Approximately 24% of 2003 total oil consumption of one million tons was hedged using financial instruments, saving the Company USD 2.2 million on oil costs. At year-end 2003 15% of total 2004 forecast oil consumption had been hedged. The market value of this hedge was USD 0.3 million.
Liquidity is managed via the JL cash pool, the surplus cash funds held by the business areas.
At the end of 2003, cash funds amounted to USD 95.8 million, made up of cash and securities. By the end of 2003, all surplus funds in DKK had been switched into USD funds.
Surplus funds are placed on time deposit and in bonds. The risk related to these primarily USD placements is controlled via limits for the duration on the total portfolio of deposits and bonds.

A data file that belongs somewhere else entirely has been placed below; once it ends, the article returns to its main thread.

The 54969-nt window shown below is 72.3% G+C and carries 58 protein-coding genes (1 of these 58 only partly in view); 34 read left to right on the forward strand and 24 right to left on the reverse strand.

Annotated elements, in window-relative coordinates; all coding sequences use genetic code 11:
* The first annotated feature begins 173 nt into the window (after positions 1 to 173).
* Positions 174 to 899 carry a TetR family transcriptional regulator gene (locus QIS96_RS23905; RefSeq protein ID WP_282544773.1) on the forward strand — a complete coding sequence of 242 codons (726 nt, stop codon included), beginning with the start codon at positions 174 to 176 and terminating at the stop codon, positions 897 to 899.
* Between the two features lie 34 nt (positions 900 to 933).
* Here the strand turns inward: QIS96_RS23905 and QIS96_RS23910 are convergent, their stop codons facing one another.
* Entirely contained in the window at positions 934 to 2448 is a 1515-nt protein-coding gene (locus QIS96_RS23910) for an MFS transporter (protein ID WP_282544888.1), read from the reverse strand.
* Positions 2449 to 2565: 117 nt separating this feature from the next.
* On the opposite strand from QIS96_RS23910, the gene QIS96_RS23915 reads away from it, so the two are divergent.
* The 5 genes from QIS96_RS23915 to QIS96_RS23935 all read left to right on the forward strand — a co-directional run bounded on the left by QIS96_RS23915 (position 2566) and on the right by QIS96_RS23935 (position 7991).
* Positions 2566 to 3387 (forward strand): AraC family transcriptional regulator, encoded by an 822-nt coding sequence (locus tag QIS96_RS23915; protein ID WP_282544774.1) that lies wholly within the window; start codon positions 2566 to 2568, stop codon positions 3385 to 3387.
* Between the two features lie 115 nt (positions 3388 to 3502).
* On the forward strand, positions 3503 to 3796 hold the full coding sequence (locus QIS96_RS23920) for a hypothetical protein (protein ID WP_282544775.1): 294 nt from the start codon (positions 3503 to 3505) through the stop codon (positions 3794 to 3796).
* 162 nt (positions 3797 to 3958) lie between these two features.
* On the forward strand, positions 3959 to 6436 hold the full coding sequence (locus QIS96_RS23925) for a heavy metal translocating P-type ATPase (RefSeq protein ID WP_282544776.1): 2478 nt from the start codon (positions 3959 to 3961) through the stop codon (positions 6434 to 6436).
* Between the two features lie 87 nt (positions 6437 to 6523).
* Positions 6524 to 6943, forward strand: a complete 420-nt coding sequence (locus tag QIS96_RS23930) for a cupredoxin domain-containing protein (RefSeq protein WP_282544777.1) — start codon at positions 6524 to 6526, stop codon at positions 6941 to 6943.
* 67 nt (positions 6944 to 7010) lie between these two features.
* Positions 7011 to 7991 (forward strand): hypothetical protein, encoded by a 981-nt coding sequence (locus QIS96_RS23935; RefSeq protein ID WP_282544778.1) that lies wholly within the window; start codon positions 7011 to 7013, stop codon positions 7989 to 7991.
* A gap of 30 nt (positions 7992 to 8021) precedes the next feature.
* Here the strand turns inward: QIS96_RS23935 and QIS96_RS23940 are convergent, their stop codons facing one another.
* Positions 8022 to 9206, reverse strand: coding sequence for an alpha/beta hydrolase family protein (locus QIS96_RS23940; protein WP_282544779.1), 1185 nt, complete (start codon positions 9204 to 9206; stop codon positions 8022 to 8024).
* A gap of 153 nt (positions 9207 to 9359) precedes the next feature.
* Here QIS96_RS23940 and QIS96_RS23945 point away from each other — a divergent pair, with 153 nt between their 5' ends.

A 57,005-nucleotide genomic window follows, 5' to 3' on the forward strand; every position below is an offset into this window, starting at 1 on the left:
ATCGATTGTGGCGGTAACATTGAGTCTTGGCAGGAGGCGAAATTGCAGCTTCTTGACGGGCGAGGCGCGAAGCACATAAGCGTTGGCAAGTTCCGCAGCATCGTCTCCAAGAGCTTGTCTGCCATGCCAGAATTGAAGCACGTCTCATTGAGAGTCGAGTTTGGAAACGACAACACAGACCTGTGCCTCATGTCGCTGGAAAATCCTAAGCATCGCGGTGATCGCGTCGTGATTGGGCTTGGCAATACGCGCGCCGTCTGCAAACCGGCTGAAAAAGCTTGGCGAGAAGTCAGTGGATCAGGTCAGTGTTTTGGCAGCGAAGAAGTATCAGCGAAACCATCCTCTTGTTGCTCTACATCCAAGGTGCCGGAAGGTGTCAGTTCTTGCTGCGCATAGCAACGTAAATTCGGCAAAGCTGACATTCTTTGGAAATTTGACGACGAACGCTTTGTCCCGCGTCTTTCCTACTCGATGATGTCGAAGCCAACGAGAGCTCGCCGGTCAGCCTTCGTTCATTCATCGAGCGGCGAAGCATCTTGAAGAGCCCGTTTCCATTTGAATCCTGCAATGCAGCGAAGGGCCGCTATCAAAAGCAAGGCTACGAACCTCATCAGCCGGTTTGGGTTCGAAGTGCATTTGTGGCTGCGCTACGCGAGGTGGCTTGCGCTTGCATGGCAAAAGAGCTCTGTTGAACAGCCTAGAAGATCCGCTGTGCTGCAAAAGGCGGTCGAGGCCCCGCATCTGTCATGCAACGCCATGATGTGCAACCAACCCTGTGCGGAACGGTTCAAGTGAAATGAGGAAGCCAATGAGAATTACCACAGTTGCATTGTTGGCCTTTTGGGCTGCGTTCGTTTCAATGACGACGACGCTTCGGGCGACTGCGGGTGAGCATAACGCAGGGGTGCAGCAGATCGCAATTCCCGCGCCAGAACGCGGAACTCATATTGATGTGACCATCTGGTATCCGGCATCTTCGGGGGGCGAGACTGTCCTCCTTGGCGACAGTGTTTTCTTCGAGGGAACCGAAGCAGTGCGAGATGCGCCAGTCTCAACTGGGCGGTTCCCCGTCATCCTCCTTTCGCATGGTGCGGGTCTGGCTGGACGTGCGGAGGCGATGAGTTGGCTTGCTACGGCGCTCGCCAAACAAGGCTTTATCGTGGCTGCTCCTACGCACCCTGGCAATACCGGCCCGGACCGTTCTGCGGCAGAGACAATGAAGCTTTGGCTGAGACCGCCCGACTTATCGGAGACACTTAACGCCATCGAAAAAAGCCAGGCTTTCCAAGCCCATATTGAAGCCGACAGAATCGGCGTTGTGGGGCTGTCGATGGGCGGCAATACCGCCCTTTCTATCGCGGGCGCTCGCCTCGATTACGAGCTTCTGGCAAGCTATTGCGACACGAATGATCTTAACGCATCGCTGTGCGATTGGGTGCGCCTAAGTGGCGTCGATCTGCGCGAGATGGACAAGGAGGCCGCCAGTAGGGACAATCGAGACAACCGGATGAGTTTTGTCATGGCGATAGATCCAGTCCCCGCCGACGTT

In 2003, the rate of return on the average placement in DKK bonds over the year was 4.04% compared with the average of 2.30% on average daily DKK money market rates. The rate of return on the average placement in DKK deposits was 2.49% and the rate of return on the average placement on USD deposit was 1.15%.
JL's primary currency risk relates to non-USD costs, including estimated dividend payable to the owner of JL.
JL's income is almost exclusively in USD and 86% of costs are in USD. The most important non-USD cost currencies are EUR 6%, DKK 5% and SEK 1%. All other non-USD cost currencies amount to 2%.
JL's policy is to seek to increase natural currency hedging between income and costs in order to reduce currency exposure.
The USD fell sharply in 2003, dropping back to levels not seen since 1997. The present US government now seems to be operating a weak USD policy in order to correct the massive US current account deficit. The present level may well be a more normal range for the USD for the years to come than the unusual movements seen in 1999-2003.